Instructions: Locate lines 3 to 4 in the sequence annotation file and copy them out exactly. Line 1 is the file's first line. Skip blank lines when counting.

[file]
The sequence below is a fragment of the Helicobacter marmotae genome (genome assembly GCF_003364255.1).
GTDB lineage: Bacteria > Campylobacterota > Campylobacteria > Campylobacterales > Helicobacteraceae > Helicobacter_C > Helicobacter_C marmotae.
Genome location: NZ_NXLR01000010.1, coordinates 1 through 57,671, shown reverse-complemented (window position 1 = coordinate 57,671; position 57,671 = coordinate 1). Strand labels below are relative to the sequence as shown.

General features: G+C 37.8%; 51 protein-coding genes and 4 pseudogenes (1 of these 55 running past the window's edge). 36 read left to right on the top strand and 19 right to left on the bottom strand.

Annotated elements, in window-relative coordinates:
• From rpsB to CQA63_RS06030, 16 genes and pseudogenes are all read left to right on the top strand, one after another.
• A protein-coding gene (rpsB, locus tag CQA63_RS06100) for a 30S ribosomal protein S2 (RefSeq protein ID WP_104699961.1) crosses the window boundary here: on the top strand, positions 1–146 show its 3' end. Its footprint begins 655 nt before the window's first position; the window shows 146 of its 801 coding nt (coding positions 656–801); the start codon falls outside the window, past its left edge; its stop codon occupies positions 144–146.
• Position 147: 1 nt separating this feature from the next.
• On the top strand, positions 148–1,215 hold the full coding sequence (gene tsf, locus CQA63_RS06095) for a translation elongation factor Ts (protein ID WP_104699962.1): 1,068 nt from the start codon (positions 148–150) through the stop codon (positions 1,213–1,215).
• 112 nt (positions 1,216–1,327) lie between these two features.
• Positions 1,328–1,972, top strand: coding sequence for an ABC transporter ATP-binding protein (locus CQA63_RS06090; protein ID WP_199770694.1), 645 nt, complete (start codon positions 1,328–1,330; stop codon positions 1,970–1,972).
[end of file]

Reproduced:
Genome location: NZ_NXLR01000010.1, coordinates 1 through 57,671, shown reverse-complemented (window position 1 = coordinate 57,671; position 57,671 = coordinate 1). Strand labels below are relative to the sequence as shown.

General features: G+C 37.8%; 51 protein-coding genes and 4 pseudogenes (1 of these 55 running past the window's edge). 36 read left to right on the top strand and 19 right to left on the bottom strand.